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Broken Glass, Broken Lives: A Jewish Girls’ Survival Story in Berlin

Broken Glass, Broken Lives: A Jewish Girls’ Survival Story in Berlin, 1933 - 1945  Rita KluhnBroken Glass Broken Lives is Rita Kuhn’s first hand account of growing up in Berlin in the 1930s and 40s during Hitler’s Nazi regime. Rita is Jewish, brought up as a practicing Jew, going to a Jewish school, wearing her yellow star along with all the others marked out for attention by the regime. The difference was that in the eyes of that same regime, Rita was somehow not quite Jewish enough.

In Rita’s case, her mother was a Jewish convert who gave up the religion she’d been born with in order to marry Rita’s father. As such, Rita’s mother was exempt from much of the abuse that was perpetrated on ‘born and bred’ Jews and Rita and her brother were classified as a Geltungsjuedin – or ‘Jews by law’.

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The Book of Life

The Book of Life by Deborah Harkness , book review“It began with absence and desire. It began with blood and fear. It began with a discovery of witches.”

Quite literally, actually. Deborah Harkness’ bestselling All Souls Trilogy started with A Discovery of Witches in 2011, before moving onto Shadow of Night the year after and finally coming to a satisfying conclusion with The Book of Life, finally released this month to an impatient readership. I was fortunate enough to be part of the London pre-launch event for the book, which served as a very timely reminder as to why I had enjoyed the first two books in this series so much and why I was so lucky to get an advance review copy (signed by Deborah to boot). For those of you new to this superior supernatural fantasy, let me bring you up to speed.

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The Extraordinary Journey of The Fakir Who Got Trapped in an IKEA Wardrobe

Extraordinary Journey of the Fakir Who Got Trapped in an Ikea Wardrobe By  ROMAIN PUERTOLAS, book reviewThe Extraordinary Journey of The Fakir who got Trapped in an IKEA Wardrobe by Romain Puertolas is one of those books whose title makes it a little hard to ignore. It’s an interesting technique to intrigue the potential reader with a title that seems to almost tell the story itself and I’m reminded by such classics as Salmon Fishing in the Yemen or ‘A Short History of Tractors in Ukrainian’.

Romain Puertolas is a French writer and this book has already been a hit in his home country. His translator – Sam Taylor – has done an amazing job to take such a bizarre book with its many complex puns and jokes, and translate it into something digestible by an English speaking readership. Knowing a little about the reliance of French humourists on bad puns and word play, I’m impressed that Taylor has captured the spirit of that humour without forcing it on us too much.

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The Vanishing Witch

The Vanishing Witch by Karen Maitland, book reviewSeptember 1380, Lincoln.

Set in a once prosperous city now in decline, with work becoming scarce and taxes rising to fund wars abroad, Karen Maitland’s novel The Vanishing Witch could be seen as something of a metaphor for our own times. Lincoln was once a mighty centre for the mightier English wool trade, but with the industry moving elsewhere, only a few merchants remain and numerous rivermen try to eke out a living transporting what shipments remain around the local waterways. England is in turmoil from the King’s ceaseless wars in France and Scotland, and he wants ever more from his subjects to pay for his armies and campaigns. As 1380 moves into 1381, tensions increase, tempers fray and the prospect of a long, hot summer brings about turmoil and the breakdown of social order.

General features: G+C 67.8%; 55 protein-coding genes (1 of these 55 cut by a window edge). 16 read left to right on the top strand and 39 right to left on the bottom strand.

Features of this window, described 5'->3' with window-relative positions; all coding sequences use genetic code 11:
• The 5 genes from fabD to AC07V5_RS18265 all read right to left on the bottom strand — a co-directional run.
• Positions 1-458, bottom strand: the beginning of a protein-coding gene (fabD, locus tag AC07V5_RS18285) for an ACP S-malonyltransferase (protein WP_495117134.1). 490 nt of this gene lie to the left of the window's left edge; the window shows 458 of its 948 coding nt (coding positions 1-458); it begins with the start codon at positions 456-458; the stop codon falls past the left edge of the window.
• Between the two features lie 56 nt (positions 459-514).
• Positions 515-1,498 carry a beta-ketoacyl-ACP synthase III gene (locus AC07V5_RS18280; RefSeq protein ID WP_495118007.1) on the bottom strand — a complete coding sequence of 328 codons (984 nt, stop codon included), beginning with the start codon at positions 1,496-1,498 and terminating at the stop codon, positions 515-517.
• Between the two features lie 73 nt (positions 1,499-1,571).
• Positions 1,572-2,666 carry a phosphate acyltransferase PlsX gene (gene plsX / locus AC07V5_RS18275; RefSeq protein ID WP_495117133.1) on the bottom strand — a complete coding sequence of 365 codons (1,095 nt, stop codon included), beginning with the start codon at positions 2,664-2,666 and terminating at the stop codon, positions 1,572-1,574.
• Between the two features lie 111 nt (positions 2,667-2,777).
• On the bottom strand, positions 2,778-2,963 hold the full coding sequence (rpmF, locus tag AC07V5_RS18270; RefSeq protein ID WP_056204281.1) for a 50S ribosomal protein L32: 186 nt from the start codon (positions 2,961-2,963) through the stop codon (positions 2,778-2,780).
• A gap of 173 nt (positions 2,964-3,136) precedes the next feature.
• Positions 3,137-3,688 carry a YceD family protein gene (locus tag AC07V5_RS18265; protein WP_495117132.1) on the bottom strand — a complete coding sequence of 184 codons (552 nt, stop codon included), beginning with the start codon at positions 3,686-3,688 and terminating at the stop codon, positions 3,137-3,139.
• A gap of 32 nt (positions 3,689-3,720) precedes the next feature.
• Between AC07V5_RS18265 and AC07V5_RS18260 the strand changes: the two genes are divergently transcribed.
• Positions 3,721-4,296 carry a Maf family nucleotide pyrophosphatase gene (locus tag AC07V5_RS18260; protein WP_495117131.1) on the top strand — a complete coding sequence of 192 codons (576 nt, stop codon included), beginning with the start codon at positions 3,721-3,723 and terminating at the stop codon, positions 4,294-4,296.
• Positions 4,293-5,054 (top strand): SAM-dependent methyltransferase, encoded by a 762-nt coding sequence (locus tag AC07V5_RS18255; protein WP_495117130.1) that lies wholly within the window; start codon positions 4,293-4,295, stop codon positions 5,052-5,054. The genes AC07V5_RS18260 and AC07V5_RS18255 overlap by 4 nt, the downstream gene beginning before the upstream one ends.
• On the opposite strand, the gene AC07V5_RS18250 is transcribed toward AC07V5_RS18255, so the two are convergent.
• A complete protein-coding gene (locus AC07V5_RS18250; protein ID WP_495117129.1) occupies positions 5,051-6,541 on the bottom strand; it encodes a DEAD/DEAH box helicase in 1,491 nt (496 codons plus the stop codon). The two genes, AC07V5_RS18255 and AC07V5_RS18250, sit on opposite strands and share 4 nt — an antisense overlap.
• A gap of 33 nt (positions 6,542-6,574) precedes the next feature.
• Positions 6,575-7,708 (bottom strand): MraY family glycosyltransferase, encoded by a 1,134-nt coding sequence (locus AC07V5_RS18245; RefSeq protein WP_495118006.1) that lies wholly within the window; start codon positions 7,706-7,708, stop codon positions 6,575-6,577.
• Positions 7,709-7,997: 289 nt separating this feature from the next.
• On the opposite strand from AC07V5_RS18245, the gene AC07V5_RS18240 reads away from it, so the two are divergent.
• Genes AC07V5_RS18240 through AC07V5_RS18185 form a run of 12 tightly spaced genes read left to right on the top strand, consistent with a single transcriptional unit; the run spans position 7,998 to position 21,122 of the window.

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Behind the Beautiful Forevers: Life, Death and Hope in a Mumbai Slum

Behind the Beautiful Forevers: Life, Death and Hope in a Mumbai Slum,  Katherine Boo, book reviewBehind the Beautiful Forevers: LIfe, Death and Hope in a Mumbai Slum by American writer Katherine Boo is a remarkable book that reads like the best of fiction despite being founded in fact. I read it the whole way through without realising that it wasn’t fiction which is probably testimony to the page-turning quality of her writing. I’ve not seen a non-fiction book about India quite so astonishing, amazing and insightful since Dominique Lapierre and Javier Moro’s ‘Five Past Midnight in Bhopal’. Bearing in mind that the latter is one of the best books I’ve ever read, then you can take it that I’m seriously impressed by Behind the Beautiful Forevers.

We start with a death. It’s July 17th, 2008, and in a small hut in Annawadi slum on the periphery of Mumbai’s International Airport, a spiteful woman’s plan to upset her neighbours goes badly wrong.

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Journey to the River Sea

Journey to the River Sea Eva Ibbotson, book reviewThis book by the Austrian born British author was published in 2001 and was since reissued with a foreword by Michael Mopurgo. ‘River Sea’ is the name the Indians who live in Brazil give to the broad Amazon and the book tells the story of the orphan Maia who sets out with her governess to find shelter with relatives who live in Brazil. Maia is very hopeful that they will be nice but, like many of Ibbotson’s adopted families, they turn out to be sadistic and in it only for the money. They also hate the rain forest and stay indoors with a tin of Flit, swatting any kind of insect life that comes their way.